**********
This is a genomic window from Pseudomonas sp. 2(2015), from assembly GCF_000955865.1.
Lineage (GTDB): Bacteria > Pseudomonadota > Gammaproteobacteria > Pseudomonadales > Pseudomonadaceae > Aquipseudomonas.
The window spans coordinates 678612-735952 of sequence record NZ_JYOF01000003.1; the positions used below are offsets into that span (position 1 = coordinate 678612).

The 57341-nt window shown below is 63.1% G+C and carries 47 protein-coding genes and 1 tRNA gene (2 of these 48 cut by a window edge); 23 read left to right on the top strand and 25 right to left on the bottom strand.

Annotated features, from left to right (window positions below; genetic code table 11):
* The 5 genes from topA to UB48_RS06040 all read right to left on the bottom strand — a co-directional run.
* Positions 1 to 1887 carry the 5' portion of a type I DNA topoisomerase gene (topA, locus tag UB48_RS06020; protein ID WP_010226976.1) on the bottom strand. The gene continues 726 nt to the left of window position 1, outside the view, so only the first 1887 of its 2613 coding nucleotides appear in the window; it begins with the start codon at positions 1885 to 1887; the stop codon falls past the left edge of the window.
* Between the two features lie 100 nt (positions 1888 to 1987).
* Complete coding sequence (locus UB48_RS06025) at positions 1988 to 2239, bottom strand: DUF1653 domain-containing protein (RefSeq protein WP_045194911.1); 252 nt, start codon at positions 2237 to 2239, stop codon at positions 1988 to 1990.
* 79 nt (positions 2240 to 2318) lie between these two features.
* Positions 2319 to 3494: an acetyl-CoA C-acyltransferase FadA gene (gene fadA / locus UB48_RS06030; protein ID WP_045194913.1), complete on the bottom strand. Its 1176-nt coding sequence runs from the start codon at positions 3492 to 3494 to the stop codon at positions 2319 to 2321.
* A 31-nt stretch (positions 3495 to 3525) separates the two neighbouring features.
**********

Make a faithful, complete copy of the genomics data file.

This is a genomic window from Pseudomonas sp. 2(2015), from assembly GCF_000955865.1.
Lineage (GTDB): Bacteria > Pseudomonadota > Gammaproteobacteria > Pseudomonadales > Pseudomonadaceae > Aquipseudomonas.
The window spans coordinates 678612-735952 of sequence record NZ_JYOF01000003.1; the positions used below are offsets into that span (position 1 = coordinate 678612).

The 57341-nt window shown below is 63.1% G+C and carries 47 protein-coding genes and 1 tRNA gene (2 of these 48 cut by a window edge); 23 read left to right on the top strand and 25 right to left on the bottom strand.

Annotated features, from left to right (window positions below; genetic code table 11):
* The 5 genes from topA to UB48_RS06040 all read right to left on the bottom strand — a co-directional run.
* Positions 1 to 1887 carry the 5' portion of a type I DNA topoisomerase gene (topA, locus tag UB48_RS06020; protein ID WP_010226976.1) on the bottom strand. The gene continues 726 nt to the left of window position 1, outside the view, so only the first 1887 of its 2613 coding nucleotides appear in the window; it begins with the start codon at positions 1885 to 1887; the stop codon falls past the left edge of the window.
* Between the two features lie 100 nt (positions 1888 to 1987).
* Complete coding sequence (locus UB48_RS06025) at positions 1988 to 2239, bottom strand: DUF1653 domain-containing protein (RefSeq protein WP_045194911.1); 252 nt, start codon at positions 2237 to 2239, stop codon at positions 1988 to 1990.
* 79 nt (positions 2240 to 2318) lie between these two features.
* Positions 2319 to 3494: an acetyl-CoA C-acyltransferase FadA gene (gene fadA / locus UB48_RS06030; protein ID WP_045194913.1), complete on the bottom strand. Its 1176-nt coding sequence runs from the start codon at positions 3492 to 3494 to the stop codon at positions 2319 to 2321.
* A 31-nt stretch (positions 3495 to 3525) separates the two neighbouring features.